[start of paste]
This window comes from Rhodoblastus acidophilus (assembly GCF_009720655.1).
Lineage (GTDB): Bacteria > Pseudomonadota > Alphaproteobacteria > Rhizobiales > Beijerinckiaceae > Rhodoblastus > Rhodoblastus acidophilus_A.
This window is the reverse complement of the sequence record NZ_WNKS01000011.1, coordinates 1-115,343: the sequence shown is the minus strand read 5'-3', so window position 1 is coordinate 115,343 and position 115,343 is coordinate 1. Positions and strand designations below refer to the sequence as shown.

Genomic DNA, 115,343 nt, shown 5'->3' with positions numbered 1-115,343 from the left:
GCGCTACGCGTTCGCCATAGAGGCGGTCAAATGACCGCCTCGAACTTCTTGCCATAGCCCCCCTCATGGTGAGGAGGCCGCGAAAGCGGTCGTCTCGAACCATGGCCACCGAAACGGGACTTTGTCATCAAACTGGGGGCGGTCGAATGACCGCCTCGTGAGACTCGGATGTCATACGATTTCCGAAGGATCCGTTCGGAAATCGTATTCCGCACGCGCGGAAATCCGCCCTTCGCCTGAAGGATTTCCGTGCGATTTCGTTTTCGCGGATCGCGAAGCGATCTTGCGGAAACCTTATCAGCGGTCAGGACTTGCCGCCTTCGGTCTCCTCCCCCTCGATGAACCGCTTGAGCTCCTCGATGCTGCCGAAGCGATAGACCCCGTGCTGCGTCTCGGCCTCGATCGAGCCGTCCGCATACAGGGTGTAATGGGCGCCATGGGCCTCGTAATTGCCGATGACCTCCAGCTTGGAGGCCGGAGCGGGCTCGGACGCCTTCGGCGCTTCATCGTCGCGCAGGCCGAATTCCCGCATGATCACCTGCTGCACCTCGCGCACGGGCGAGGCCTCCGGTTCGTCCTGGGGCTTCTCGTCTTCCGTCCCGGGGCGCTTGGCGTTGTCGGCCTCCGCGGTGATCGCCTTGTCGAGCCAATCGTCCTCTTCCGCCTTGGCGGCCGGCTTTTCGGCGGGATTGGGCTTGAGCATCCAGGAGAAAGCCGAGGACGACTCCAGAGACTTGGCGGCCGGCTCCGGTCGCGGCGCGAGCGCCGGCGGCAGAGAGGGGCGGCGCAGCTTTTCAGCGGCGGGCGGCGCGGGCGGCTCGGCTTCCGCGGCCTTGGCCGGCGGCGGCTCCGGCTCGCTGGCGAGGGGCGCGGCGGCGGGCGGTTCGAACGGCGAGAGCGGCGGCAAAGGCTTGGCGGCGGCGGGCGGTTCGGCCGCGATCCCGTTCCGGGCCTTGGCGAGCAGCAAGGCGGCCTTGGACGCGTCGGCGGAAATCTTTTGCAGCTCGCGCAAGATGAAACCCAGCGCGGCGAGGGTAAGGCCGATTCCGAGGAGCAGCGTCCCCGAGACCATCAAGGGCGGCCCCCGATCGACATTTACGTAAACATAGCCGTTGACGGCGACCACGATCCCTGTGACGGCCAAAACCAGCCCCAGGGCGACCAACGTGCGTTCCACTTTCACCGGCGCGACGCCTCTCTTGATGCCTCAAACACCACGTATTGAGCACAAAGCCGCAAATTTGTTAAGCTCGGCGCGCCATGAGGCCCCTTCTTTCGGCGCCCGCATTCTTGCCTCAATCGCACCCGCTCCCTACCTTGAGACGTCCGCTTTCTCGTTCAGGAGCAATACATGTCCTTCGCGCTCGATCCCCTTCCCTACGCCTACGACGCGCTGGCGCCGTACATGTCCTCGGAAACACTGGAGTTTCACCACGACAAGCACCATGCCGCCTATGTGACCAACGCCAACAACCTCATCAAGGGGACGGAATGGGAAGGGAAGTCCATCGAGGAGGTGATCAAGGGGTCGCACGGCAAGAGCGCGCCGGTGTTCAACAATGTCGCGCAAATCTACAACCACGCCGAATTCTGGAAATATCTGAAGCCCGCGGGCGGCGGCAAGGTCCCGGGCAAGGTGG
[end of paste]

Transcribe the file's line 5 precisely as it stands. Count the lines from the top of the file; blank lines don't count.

GCGCTACGCGTTCGCCATAGAGGCGGTCAAATGACCGCCTCGAACTTCTTGCCATAGCCCCCCTCATGGTGAGGAGGCCGCGAAAGCGGTCGTCTCGAACCATGGCCACCGAAACGGGACTTTGTCATCAAACTGGGGGCGGTCGAATGACCGCCTCGTGAGACTCGGATGTCATACGATTTCCGAAGGATCCGTTCGGAAATCGTATTCCGCACGCGCGGAAATCCGCCCTTCGCCTGAAGGATTTCCGTGCGATTTCGTTTTCGCGGATCGCGAAGCGATCTTGCGGAAACCTTATCAGCGGTCAGGACTTGCCGCCTTCGGTCTCCTCCCCCTCGATGAACCGCTTGAGCTCCTCGATGCTGCCGAAGCGATAGACCCCGTGCTGCGTCTCGGCCTCGATCGAGCCGTCCGCATACAGGGTGTAATGGGCGCCATGGGCCTCGTAATTGCCGATGACCTCCAGCTTGGAGGCCGGAGCGGGCTCGGACGCCTTCGGCGCTTCATCGTCGCGCAGGCCGAATTCCCGCATGATCACCTGCTGCACCTCGCGCACGGGCGAGGCCTCCGGTTCGTCCTGGGGCTTCTCGTCTTCCGTCCCGGGGCGCTTGGCGTTGTCGGCCTCCGCGGTGATCGCCTTGTCGAGCCAATCGTCCTCTTCCGCCTTGGCGGCCGGCTTTTCGGCGGGATTGGGCTTGAGCATCCAGGAGAAAGCCGAGGACGACTCCAGAGACTTGGCGGCCGGCTCCGGTCGCGGCGCGAGCGCCGGCGGCAGAGAGGGGCGGCGCAGCTTTTCAGCGGCGGGCGGCGCGGGCGGCTCGGCTTCCGCGGCCTTGGCCGGCGGCGGCTCCGGCTCGCTGGCGAGGGGCGCGGCGGCGGGCGGTTCGAACGGCGAGAGCGGCGGCAAAGGCTTGGCGGCGGCGGGCGGTTCGGCCGCGATCCCGTTCCGGGCCTTGGCGAGCAGCAAGGCGGCCTTGGACGCGTCGGCGGAAATCTTTTGCAGCTCGCGCAAGATGAAACCCAGCGCGGCGAGGGTAAGGCCGATTCCGAGGAGCAGCGTCCCCGAGACCATCAAGGGCGGCCCCCGATCGACATTTACGTAAACATAGCCGTTGACGGCGACCACGATCCCTGTGACGGCCAAAACCAGCCCCAGGGCGACCAACGTGCGTTCCACTTTCACCGGCGCGACGCCTCTCTTGATGCCTCAAACACCACGTATTGAGCACAAAGCCGCAAATTTGTTAAGCTCGGCGCGCCATGAGGCCCCTTCTTTCGGCGCCCGCATTCTTGCCTCAATCGCACCCGCTCCCTACCTTGAGACGTCCGCTTTCTCGTTCAGGAGCAATACATGTCCTTCGCGCTCGATCCCCTTCCCTACGCCTACGACGCGCTGGCGCCGTACATGTCCTCGGAAACACTGGAGTTTCACCACGACAAGCACCATGCCGCCTATGTGACCAACGCCAACAACCTCATCAAGGGGACGGAATGGGAAGGGAAGTCCATCGAGGAGGTGATCAAGGGGTCGCACGGCAAGAGCGCGCCGGTGTTCAACAATGTCGCGCAAATCTACAACCACGCCGAATTCTGGAAATATCTGAAGCCCGCGGGCGGCGGCAAGGTCCCGGGCAAGGTGG